OLYMPIA FIELDS, Ill. Jim Furyk knew the putt was going to be a problem even before he left the tee. Now, staring down a 40-footer over a ridge, he reminded himself that par never hurts at the U.S. Open.
Especially with a one-stroke lead, and trouble waiting on every hole.
''I said to my caddie, 'That's going to be a tough putt.' I'm trying to get it up there and lag it close,'' he said.
He leaned right as it neared the cup on the par-3 15th, and shook his fist when it dropped, a rare show of emotion from a guy known more for his steely demeanor.
''That,'' Furyk said, ''gave me a burst of energy.''
Better yet, it gave him a cushion that grew to three shots by the end of the third round, putting Furyk in the record books and on the cusp of his first major championship.
As Tiger Woods, Vijay Singh and everyone else collapsed around him, Furyk stayed the course at Olympia Fields on Saturday for a 3-under 67 to shatter the 54-hole record.
Not since Woods has anyone been under par by double digits at a U.S. Open.
Not since Woods has anyone looked as much in control.
''I don't expect Jimmy to slip up,'' Singh said after bogeys on his final three holes, including a three-putt from 15 feet.
Furyk was at 10-under 200, breaking the previous 54-hole record of 203 last matched by Lee Janzen in 1993 at Baltusrol.
''If you would have told me early in the week that 10 under would be leading, I would have thought it was strange,'' Furyk said.
There was nothing out of place about his game fairways and greens, the winning recipe at any U.S. Open, even an Olympia Fields course that finally showed signs of playing tough.
Furyk capped a remarkable day with a 25-foot birdie putt to take his three-stroke lead over Stephen Leaney, a 34-year-old Aussie who doesn't even have his PGA Tour card.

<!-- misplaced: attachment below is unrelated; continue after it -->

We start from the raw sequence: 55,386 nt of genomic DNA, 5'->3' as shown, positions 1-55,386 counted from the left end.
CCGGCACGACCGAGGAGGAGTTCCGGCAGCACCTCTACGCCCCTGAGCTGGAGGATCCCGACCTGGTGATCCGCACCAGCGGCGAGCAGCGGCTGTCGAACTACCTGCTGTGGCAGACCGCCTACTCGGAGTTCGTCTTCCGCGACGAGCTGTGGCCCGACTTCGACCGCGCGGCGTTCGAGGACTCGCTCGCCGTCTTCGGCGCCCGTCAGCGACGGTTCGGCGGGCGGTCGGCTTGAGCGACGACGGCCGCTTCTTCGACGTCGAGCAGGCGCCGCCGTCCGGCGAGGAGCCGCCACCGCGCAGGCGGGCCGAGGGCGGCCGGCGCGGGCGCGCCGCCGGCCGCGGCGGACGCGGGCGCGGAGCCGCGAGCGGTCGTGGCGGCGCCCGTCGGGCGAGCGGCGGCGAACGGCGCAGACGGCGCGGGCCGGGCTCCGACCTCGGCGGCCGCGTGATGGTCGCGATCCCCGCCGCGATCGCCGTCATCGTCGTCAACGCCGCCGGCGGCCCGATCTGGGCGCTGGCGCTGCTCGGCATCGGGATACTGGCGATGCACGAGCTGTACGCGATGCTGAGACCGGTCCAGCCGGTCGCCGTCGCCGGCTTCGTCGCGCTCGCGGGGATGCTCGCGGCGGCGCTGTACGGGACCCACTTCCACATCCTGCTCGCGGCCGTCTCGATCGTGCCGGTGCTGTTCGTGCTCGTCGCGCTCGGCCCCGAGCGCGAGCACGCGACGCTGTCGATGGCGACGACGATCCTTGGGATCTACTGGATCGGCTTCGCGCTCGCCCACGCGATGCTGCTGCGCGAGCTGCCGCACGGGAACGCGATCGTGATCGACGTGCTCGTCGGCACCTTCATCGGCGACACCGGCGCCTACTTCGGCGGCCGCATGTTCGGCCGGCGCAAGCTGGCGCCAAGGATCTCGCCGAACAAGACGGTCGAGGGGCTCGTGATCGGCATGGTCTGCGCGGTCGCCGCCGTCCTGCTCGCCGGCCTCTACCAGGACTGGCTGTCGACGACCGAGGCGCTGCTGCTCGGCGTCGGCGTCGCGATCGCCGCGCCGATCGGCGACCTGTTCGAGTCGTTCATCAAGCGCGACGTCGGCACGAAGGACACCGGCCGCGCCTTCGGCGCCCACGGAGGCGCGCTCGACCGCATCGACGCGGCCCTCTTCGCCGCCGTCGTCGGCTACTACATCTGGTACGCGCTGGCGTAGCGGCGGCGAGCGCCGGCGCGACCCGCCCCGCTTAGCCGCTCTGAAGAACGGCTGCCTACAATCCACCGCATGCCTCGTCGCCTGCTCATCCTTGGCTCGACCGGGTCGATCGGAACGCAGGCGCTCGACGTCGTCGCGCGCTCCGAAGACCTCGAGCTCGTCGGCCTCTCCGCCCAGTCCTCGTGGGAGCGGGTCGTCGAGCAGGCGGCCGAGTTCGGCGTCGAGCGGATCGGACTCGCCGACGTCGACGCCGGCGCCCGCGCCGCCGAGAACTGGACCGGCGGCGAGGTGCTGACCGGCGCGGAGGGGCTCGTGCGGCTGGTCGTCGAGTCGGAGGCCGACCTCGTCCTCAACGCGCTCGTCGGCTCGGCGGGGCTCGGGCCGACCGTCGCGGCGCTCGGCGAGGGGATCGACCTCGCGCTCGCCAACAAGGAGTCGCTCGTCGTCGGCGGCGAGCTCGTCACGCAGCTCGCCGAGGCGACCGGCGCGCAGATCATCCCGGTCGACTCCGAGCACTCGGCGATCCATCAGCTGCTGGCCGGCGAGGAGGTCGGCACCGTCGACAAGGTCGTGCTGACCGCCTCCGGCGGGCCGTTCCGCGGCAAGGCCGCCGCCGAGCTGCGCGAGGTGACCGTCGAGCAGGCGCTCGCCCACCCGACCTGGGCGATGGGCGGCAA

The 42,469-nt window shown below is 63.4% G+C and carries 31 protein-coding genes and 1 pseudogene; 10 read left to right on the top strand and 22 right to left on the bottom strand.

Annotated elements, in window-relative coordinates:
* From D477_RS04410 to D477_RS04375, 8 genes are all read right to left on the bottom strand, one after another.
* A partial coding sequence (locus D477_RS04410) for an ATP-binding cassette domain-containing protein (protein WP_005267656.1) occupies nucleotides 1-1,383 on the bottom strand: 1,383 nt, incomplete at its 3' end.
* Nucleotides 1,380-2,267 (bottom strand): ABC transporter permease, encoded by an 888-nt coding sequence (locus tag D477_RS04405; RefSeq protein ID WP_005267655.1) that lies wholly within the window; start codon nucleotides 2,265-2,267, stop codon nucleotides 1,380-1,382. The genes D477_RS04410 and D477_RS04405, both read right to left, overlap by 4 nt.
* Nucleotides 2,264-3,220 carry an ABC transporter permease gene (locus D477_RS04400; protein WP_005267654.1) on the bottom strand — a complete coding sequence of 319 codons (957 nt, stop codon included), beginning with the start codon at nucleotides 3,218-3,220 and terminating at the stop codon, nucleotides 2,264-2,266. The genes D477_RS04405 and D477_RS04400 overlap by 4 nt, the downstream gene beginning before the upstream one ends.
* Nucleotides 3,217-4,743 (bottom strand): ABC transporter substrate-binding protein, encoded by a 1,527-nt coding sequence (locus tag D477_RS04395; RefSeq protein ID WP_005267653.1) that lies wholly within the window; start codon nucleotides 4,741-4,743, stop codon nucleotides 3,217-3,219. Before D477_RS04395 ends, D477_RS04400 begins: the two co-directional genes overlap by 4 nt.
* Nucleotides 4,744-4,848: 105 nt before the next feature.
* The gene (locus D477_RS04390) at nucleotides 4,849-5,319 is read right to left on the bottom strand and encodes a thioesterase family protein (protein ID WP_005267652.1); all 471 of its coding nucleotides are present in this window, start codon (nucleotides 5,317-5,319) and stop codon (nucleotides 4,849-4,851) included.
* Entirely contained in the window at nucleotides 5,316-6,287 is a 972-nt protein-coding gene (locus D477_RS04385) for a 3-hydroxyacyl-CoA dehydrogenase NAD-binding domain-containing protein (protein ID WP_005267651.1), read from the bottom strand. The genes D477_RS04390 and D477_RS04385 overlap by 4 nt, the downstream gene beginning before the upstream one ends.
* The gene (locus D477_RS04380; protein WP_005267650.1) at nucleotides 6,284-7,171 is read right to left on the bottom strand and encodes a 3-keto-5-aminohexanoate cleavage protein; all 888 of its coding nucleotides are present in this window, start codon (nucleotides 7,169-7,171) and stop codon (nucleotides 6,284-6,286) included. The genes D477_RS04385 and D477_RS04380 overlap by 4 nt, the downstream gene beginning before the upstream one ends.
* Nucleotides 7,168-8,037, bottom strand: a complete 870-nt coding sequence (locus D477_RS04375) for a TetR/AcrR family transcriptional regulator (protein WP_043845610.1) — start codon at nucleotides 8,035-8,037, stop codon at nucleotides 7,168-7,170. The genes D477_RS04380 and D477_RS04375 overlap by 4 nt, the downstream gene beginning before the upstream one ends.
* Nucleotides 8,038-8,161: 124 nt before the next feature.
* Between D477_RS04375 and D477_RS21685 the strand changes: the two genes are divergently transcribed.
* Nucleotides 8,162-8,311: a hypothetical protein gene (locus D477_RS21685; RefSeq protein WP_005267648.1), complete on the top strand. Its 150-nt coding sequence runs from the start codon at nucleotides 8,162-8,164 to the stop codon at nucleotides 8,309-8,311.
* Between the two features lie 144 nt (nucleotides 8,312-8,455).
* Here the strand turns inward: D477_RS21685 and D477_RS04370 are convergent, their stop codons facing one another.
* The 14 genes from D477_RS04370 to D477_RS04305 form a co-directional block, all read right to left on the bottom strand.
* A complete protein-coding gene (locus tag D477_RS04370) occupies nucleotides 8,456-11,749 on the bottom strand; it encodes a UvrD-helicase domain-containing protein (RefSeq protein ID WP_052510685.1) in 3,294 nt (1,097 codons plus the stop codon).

''I got to this position with a certain type of strategy,'' said Furyk, a seven-time winner on the PGA Tour. ''And I've got to continue to do that tomorrow.''
Leaney recovered from a double bogey on No. 10 for a 68.
''I know how to win tournaments,'' Leaney said. ''It's going to be very hard not to think about a U.S. Open possibility.''
Singh, tied with Furyk most of the sunny, warm day south of Chicago, missed a 3-foot par putt on the 16th hole that sent him to a stunning collapse. He bogeyed the next two holes for a 72 and was five strokes behind.
Nick Price had the lead at one point with five birdies in his first six holes, but gave all but one of those shots back and wound up with a 69 to join Singh at 205.
On an Olympia Fields course that ranks as one of the easiest in U.S. Open history, Furyk made his way into exclusive company. Gil Morgan was the first player to reach at least 10 under in a U.S. Open, at Pebble Beach in 1992. He faltered on the weekend and tied for 13th.
Woods was the last, winning at Pebble Beach three years ago at 12 under par.
Barring the greatest comeback ever in a Grand Slam event, Woods won't hold a major title since before he won the '99 PGA Championship at nearby Medinah.